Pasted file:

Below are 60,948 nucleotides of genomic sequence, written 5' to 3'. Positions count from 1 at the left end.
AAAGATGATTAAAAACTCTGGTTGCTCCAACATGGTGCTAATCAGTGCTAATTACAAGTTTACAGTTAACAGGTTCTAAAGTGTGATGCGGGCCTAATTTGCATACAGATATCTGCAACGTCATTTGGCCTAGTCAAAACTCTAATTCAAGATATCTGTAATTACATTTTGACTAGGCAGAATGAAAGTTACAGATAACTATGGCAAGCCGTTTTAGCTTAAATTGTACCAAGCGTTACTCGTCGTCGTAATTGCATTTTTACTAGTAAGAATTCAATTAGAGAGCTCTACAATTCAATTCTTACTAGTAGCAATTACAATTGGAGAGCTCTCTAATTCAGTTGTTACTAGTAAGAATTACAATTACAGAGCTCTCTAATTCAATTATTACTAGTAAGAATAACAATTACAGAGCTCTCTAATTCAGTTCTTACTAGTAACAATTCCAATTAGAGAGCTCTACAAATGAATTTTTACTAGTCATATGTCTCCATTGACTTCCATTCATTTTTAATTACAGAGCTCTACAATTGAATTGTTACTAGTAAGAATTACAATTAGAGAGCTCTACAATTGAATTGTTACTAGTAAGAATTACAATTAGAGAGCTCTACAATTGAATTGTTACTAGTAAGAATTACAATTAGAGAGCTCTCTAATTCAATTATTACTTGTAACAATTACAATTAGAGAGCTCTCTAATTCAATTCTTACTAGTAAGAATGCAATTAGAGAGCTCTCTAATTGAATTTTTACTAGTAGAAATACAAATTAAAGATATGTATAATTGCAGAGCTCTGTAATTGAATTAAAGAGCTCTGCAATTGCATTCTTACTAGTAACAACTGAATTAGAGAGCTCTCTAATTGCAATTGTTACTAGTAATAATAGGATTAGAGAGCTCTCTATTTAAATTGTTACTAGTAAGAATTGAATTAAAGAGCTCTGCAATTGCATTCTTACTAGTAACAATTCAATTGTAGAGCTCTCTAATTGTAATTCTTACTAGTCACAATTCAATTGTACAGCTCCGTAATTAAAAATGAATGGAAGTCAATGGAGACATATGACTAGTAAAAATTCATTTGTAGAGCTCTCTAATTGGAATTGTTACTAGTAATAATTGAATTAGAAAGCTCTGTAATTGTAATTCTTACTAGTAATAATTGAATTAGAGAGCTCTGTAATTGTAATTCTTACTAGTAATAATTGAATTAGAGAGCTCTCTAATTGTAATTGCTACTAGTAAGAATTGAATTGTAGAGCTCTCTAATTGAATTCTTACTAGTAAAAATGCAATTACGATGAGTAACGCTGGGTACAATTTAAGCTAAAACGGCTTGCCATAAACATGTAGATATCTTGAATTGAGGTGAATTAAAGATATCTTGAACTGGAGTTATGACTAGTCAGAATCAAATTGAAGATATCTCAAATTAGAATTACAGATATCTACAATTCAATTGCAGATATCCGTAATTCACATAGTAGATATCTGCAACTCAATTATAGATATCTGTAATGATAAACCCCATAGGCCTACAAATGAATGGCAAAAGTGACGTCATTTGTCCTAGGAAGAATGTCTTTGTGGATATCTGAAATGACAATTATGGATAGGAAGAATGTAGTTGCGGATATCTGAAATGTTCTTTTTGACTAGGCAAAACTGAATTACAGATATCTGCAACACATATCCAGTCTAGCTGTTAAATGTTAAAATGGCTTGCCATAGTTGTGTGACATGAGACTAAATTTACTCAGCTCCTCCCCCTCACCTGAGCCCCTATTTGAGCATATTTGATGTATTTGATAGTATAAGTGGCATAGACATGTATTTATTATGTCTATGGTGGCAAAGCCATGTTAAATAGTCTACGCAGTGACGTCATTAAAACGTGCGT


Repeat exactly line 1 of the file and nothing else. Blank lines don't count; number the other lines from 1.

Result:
Below are 60,948 nucleotides of genomic sequence, written 5' to 3'. Positions count from 1 at the left end.